How To Trade Coins
- Beginner friendly trading/investment strategies
- What is Dollar Cost Averaging strategy?
- What causes prices to rise or drop?
- Should I buy cheap coins? Market cap explained
- Difference between technical and fundamental analysis
- How to read charts
- How to use support, resistance, and trendlines
- How to use the volume indicator
- How to use moving averages
Beginner-friendly cryptocurrency trading strategies
If you’re a beginner looking to start trading cryptocurrencies, you’ve come to the right place. The following article compiles some important lessons which, if taken to heart, can help you avoid common mistakes that crypto traders face. Before going any further, please note that this article won’t be covering technical analysis. That is a more advanced topic that you shouldn’t worry about until you get more comfortable with crypto trading.
Common Cryptocurrency Trading Strategies
HODL (buy & hold)
The easiest and most straightforward way to invest in Bitcoin is to buy and HODL or “hold” your coins. That means buy them and then lock them away – without accessing them for a long time. The idea behind this is that if history is any indication, by the time you revisit your coins in many years, they will be worth quite a bit more. This way, you can stay calm through the highs and the lows (swings) in between, and just not worry at all. This strategy is a really prevalent one in the cryptocurrency world, mainly because of its ease of execution.
Another conservative strategy for investing in Bitcoin is called “cost averaging.” This strategy is good for people who worry that a coin’s price is currently too high and they are afraid that it may drop heavily, soon after they buy it. So in order to hedge for a potential price drop, you invest smaller amounts of money on a regular basis. This basis can be anything you decide – every day, week, two weeks, month, etc. The only thing to consider is potential exchange withdrawal fees piling up (if you choose to withdraw to your own privately held wallet every time after purchasing). So do some research on that, and choose an exchange, a time period, and periodic amount that makes sense for you.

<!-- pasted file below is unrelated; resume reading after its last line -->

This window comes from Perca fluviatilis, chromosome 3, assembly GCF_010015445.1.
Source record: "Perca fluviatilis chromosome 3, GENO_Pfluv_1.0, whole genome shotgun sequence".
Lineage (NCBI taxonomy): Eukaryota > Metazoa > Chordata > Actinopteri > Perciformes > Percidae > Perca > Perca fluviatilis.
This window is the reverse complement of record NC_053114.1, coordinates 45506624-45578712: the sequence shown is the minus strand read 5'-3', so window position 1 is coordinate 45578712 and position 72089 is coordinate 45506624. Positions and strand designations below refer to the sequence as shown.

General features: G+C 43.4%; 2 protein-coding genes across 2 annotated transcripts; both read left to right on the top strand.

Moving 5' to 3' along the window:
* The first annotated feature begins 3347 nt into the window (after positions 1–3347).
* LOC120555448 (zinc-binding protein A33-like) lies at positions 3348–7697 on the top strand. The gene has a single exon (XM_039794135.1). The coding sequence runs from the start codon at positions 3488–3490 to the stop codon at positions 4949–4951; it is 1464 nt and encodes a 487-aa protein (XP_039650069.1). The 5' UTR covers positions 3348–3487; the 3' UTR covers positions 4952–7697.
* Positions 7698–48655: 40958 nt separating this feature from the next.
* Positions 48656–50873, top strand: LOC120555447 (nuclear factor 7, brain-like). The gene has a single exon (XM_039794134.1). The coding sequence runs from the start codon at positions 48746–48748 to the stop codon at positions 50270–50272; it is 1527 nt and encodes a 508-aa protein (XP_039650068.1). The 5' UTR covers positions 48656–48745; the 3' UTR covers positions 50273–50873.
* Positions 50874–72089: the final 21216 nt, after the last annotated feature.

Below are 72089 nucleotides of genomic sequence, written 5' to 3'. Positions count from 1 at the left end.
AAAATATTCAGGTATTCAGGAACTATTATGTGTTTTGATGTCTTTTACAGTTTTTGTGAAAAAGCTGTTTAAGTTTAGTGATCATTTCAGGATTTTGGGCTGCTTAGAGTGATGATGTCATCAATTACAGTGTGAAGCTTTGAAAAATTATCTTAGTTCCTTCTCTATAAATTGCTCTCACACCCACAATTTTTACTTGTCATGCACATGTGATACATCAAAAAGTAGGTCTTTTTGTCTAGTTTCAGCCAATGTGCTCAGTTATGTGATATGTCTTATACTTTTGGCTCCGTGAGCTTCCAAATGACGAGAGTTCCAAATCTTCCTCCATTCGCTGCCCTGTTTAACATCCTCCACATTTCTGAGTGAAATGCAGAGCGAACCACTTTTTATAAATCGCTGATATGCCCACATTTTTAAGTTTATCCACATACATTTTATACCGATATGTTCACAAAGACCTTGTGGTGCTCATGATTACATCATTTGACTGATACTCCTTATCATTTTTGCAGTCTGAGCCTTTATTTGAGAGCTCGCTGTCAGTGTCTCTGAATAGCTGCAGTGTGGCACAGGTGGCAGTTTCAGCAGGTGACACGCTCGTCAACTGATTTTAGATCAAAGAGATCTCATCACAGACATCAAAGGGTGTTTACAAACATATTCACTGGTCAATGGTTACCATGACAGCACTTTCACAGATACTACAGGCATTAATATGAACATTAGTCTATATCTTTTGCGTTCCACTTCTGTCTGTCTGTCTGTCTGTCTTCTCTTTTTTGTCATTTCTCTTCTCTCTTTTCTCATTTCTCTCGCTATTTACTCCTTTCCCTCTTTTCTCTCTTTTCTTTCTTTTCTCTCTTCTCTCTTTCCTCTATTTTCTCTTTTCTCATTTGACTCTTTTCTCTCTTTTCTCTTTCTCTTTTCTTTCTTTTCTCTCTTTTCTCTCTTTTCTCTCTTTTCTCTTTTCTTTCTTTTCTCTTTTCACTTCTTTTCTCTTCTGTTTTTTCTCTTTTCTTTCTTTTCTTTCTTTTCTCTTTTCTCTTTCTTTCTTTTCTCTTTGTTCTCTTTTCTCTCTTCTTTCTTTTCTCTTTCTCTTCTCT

If you think about it, putting in small amounts regularly averages your “cost-basis.” So if the price drops rapidly, you still bought some coins at a higher price, so your whole stack – all your coins collectively – are still worth more than the low price that the coin dropped to. Let’s look at an example to make things more clear:
1st buy: $50 investment when coin X is worth $25 = 2 coins purchased
2nd buy: $50 investment when coin X is worth $10 = 5 coins purchased
Cost basis: 7 coins at average price of (2 x $50)/7 = $14.285
So you have bought each of your 7, on average, for $14.285. Whereas if you spent $100 all at once, you would have 4 coins for $25 per coin. If the opposite occurs and the price goes up after your first buy (higher than $25), you will then be buying less coins per period. In that case, however, your profit will be lower than if you had invested all in the first buy. This method works both ways: highs are less high, lows are less low, but overall risks are lower as well.
If you like to manage risk in your crypto portfolio, you should definitely think about rebalancing your portfolio often. The idea is to set aside certain percentages of your portfolio for various category of coins, for example blue-chip coins, lesser known altcoins, ICOs, etc, or a certain percentage per coin that you hold. And every once in awhile, if a certain category or certain coin has increased in value way faster than your other ones, you may want to sell some of those profits and put them back into other coins so that your portfolio percentages are back to what you predefined. Of course you can adjust those percentages depending on what you’re looking for – this is the same as mutual funds letting you adjust your percentages for stocks/bonds, for example. To manage this process you can create your own spreadsheet or search for crypto portfolio management products – there are many free ones out there!
General crypto-trading principles
Buy the dip